In a follow-up about the relation of agriculture subsidies to the poppy situation, he said developing Afghanistan's economic infrastructure would help to tackle the poppy problem. Before 1979, Afghanistan was a big exporter of raisins and grew delicious almonds and grapes, but roads are needed to connect the regions where they grow the produce so farmers can get their goods to market. The country once was agriculturally sufficient—wheat, corn, fruit, and he said they can return to that productivity. "The orchards, we'll build ourselves," he said. "You build us the roads, we'll give you the best grapes here in America."

Role of the mujahideen
"The Afghan mujahideen that fought the Soviets also were part of the struggle against terrorism, together with the international community." The ones engaged in terrorism were driven out. "We were the poorest of the Muslim world and the most sacrificed one for Islam...and yet these people, Osama and his associates and al-Qaeda and the Taliban, they killed us...They killed us first for so many years before they got to you here in America. They're not mujahideen; they're terrorists."

Madrassas
Many of these madrassas, which mainly are in Pakistan, are legitimate schools that teach religion but some of them are not madrassas but preach hatred and train terrorists and those are the ones we must close. "Those places have to be closed by action, by arresting the runners, the monsters of those madrassas, the organizers...arresting those and imprisoning those who preach hatred. And, of course, when money is needed, then President Bush can help us."

Warlords"No warlord is in control of any town in Afghanistan," he said. "That's four years ago." Now, president-appointed governors and district chiefs are in charge, though some of them may not be effective and, if so, can be replaced. There are thousands of Taliban who blend in with society, who are not a problem. The dangerous ones are "a limited number of them who are part of the circle of hate against all of us."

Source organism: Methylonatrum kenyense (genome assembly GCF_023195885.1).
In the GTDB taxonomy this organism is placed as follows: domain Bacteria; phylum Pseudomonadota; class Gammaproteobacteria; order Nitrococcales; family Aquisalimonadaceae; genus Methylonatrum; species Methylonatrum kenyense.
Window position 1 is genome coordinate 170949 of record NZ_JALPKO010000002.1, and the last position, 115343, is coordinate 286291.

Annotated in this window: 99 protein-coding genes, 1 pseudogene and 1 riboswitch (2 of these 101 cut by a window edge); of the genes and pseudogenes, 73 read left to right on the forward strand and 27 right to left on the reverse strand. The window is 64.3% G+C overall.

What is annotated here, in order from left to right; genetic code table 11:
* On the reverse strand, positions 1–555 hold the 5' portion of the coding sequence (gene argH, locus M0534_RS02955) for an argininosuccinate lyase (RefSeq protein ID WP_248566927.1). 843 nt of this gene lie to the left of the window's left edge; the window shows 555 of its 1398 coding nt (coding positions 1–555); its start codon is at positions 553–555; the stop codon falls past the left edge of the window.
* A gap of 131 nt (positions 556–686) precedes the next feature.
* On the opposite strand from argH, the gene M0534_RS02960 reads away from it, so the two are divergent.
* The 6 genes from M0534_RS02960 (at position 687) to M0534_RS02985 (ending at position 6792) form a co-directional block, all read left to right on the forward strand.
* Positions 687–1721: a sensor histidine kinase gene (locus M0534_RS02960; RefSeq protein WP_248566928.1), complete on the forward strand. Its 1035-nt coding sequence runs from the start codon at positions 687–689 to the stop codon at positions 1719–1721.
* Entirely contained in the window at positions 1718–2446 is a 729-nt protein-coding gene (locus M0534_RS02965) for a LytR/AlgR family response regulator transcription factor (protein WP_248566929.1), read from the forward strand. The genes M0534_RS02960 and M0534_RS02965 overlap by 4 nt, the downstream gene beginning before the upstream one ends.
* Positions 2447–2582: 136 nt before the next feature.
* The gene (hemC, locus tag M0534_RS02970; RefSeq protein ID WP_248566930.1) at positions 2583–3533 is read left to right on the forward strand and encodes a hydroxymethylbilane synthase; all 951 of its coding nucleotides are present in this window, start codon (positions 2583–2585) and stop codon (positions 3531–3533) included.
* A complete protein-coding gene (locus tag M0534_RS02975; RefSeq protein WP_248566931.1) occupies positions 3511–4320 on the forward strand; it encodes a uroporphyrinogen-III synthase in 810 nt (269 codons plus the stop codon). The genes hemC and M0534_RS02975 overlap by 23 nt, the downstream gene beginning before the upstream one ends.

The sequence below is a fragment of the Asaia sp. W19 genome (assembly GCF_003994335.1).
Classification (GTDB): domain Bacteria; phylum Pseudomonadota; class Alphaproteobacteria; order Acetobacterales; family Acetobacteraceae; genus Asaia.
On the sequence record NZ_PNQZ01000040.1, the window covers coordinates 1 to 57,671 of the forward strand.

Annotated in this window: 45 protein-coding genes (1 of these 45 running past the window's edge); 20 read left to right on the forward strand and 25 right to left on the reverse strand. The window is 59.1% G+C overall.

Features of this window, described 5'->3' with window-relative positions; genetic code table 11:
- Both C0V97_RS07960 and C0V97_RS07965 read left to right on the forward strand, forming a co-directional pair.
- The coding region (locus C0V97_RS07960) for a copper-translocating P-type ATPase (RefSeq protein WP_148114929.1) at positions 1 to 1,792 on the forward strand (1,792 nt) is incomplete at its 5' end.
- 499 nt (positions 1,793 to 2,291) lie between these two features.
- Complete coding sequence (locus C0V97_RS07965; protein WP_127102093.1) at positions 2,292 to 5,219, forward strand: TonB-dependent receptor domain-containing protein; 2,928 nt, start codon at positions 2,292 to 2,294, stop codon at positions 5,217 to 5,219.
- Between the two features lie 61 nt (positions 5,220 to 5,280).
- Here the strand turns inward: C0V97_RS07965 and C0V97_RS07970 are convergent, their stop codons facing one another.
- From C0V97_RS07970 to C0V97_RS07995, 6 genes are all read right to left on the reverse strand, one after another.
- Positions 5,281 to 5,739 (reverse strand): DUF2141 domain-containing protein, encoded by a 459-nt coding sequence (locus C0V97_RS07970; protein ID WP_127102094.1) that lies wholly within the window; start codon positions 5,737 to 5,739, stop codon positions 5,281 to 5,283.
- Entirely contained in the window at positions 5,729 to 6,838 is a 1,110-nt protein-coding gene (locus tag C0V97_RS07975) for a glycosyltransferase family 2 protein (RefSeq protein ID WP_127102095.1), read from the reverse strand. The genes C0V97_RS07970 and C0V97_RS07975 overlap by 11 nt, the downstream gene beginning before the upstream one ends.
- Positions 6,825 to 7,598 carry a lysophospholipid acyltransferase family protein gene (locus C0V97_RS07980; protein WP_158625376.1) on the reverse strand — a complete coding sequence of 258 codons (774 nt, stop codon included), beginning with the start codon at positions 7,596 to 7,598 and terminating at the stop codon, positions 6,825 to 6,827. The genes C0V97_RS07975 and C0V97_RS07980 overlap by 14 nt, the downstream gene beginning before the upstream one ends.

Military Situation
When coalition forces liberated Afghanistan, that paved the way for real progress: a government, a constitution, elections in which millions participated, a growing economy, and foreign reserves topping $1.9 billion, up for $180 million just four years ago. Though successful at training the army and building political institutions, "we did not concentrate on the police in time," he said. "So the districts around the country have a power vacuum, no law enforcement there the way it should be, that the terrorists from across the border are using to hurt us."

Iran
Americans recognize that Iran is a big, powerful neighbor that has a relationship with Afghanistan, he said, and Iran recognized that the U.S. presence in Afghanistan was necessary for security. This understanding and cooperation has been good for Afghanistan and, to date, U.S.-Iranian tensions have had no impact on Afghanistan.

Economic Development and Reconstruction
Pledges from the international community have enabled progress in many sectors. He noted progress in road-building but was quick to qualify that he meant highways; Afghanistan still lacks a network of roads to connect villages and districts. Some 3,200 new and reconstructed schools exist. Some 80 percent of the population has access to basic health care, up from 9 percent five years ago, and there are more qualified doctors and new hospitals in cities. The telephone sector, including mobile phones, has grown. Thanks to private investment, construction projects have soared, particularly new housing. And trade has vastly improved with Pakistan, Iran, and other countries. "A lot has happened in Afghanistan and a lot more needs to be done in Afghanistan over the coming years."

Drafted by Dana Steinberg